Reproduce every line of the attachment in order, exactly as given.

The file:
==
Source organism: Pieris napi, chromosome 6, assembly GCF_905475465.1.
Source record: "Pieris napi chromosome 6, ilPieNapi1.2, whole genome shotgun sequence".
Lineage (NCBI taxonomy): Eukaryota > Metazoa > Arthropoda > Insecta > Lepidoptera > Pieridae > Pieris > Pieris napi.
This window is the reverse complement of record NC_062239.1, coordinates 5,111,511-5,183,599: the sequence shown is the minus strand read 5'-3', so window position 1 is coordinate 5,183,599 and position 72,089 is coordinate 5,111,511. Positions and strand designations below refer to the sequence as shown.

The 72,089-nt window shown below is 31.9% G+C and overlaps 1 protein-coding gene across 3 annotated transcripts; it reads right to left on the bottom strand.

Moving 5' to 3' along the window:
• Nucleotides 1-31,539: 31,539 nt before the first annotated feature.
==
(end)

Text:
Source organism: Pieris napi, chromosome 6, assembly GCF_905475465.1.
Source record: "Pieris napi chromosome 6, ilPieNapi1.2, whole genome shotgun sequence".
Lineage (NCBI taxonomy): Eukaryota > Metazoa > Arthropoda > Insecta > Lepidoptera > Pieridae > Pieris > Pieris napi.
This window is the reverse complement of record NC_062239.1, coordinates 5,111,511-5,183,599: the sequence shown is the minus strand read 5'-3', so window position 1 is coordinate 5,183,599 and position 72,089 is coordinate 5,111,511. Positions and strand designations below refer to the sequence as shown.

The 72,089-nt window shown below is 31.9% G+C and overlaps 1 protein-coding gene across 3 annotated transcripts; it reads right to left on the bottom strand.

Moving 5' to 3' along the window:
• Nucleotides 1-31,539: 31,539 nt before the first annotated feature.